Ernest Stewart Cox, another important railway man at the time, said of Tom Coleman’s transfer to Derby in 1936: “A man of gargoyle like features, his blunt and craggy manner made short work of the remaining independence of Crewe, Derby and Horwich, and henceforth design knew its master who wielded undisputed sway in the former temples of disharmony”. Sir William Arthur Stanier FRS, also wrote in 1963 that he “would not have succeeded on the LMS without Coleman”.

Mr. Machin’s contention was that Coleman, like Mitchell, were uniquely gifted and talented as a result of their training, possessing similar innate abilities to visualize and develop complex engineering solutions that were both functional and aesthetically correct.

Below is a painting by John Austin GRA of the Duchess Class 4-6-2 46254 ‘City of Stoke-on-Trent’ which is a fitting tribute to a design and drawing genius.

The next meeting of the Society will be on Monday the 21st of May 2018 at 7 p.m. in Biddulph Library when Catherine Burgass will give a talk entitled “Reading the Bastille – The Workhouse at Chell”.

Annual General Meeting - 19th March 2018

The Biddulph and District Genealogy and Historical Society (BDGHS) AGM was held on Monday the 19th of March at 7 p.m. in Biddulph Library. Mr. Roland Machin welcomed the members to the Annual General Meeting and started the evening by presenting the Chairman’s report.

Mr. Machin began by welcoming the members of the Society who had come out on such a cold night to pay their annual subscriptions, they and the hard work of the members of the Society’s committee had made the previous year a very interesting and successful one. Mr. Machin then reminded the members of the well-attended circular town walk which concluded the last season of talks when Elaine Heathcote described the High Street; before passing the baton to Michael Turnock who described Duke of York Square and the Mills of Station Road; and, Mr. Machin walked the group up the Biddulph Valley Railway; before returning to The Bradley Green for refreshments. The speakers for this season began in September with Michael Salt, an artist from Biddulph. October’s meeting was an intriguing insight into the life of Millicent Duchess of Sutherland by Mr. Levision Wood Senior. Mr. Bill Ridgway returned in November with a detailed account of the History of Biddulph Moor Church. In December Mr. Frank Harris talked about the team who have organised the Biddulph Festival for more than twenty years. Dr. Andy Fear, Professor of Classics at Manchester University gave a memorable talk in January on the Gladiators of the Roman Empire. February’s talk by Mr. Chris Barber was a biographical account of his forbears who were pioneers of cinematography locally.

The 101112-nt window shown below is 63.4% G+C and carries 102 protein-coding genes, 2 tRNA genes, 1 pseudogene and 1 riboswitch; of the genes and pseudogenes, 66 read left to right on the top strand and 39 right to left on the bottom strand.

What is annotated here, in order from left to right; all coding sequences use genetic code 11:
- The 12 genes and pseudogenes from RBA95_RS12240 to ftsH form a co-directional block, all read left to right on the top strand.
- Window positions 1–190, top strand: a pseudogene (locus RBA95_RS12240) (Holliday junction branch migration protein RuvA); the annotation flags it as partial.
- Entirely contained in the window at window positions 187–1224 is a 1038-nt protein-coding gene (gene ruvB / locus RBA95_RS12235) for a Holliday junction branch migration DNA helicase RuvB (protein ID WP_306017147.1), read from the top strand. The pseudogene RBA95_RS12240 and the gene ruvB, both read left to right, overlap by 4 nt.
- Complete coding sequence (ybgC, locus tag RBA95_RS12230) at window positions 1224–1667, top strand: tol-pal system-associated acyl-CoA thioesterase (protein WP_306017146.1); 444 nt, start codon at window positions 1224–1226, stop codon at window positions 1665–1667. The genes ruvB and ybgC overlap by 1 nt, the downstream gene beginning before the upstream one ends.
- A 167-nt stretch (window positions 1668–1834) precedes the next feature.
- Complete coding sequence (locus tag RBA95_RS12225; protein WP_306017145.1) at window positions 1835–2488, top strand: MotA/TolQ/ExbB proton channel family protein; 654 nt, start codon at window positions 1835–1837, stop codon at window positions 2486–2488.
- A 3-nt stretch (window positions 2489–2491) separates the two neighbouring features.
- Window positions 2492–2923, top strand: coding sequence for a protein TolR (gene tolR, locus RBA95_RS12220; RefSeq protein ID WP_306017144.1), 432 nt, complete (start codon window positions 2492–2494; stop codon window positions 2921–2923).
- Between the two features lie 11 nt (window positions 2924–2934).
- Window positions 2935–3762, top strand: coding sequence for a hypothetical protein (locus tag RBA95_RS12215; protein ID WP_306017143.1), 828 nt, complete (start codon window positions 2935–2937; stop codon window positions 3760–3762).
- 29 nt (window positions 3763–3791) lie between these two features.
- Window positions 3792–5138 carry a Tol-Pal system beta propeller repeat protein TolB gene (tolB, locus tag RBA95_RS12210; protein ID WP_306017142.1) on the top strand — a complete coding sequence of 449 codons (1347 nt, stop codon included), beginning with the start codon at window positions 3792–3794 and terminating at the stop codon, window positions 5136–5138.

The Secretary then outlined the busy year of changes to the website and new publications. In the last twelve months all the pages of the website have been updated with a consistent colour scheme and new menus. The First World War pages have a new font and features, for example, a table to show the Fallen in alphabetical order as the life stories are in chronological order. Two new sections have been added – firstly, Margaret Brodie and Joseph Varley Roberts. Margaret was the daughter of David Brodie the vicar of Biddulph and includes her writings and photographs of journeys to Florence, Zermatt and Eygpt in the 1920’s and 1930’s. Secondly, the Parish Registers of St. Lawrence’s Church from 1813 -1835 have been added. This was the work of a number of members of the Society led by Elaine Heathcote in 2003. This is a searchable database by surname of everyone baptised, married or buried between 1813 and 1935 at St. Lawrence’s Church, Biddulph.

This leads to new books printed in the year: in May 2017 a new 116 page reprint of the Parish Registers 1813 – 1836 was produced. May was a busy month as both Michael Turnock’s Duke of York Square and Phillip Wheeler’s A Biography of Peter Biddulph were also published.

In October Michael Turnock’s Always Doing His Duty was updated and republished in time for the centenary celebrations surrounding the death of John Harold Rhodes VC. In December, Transaction No 12 Ada - Love at Jerusalem, the work of Mr Harry Page’s daughter Christine Jesson was published. Christine added her father’s notes to a book by Henry Francis Gordon which is partly based in Middulph and Mypersley. (Obviously disguised names for Biddulph and Knypersley)

On Saturday the 24th of March there weill be a Book Launch when a book about Biddulph Grange Gardens – based on articles in the Garden’s Chronicle’ loaned to the Society by Mr. Richard Dean will be on sale. Then on the 7th of April Gordon and Pam Lomas will be in Biddulph Library in the morning to sign copies of their updated book on Cowlishaw Walker.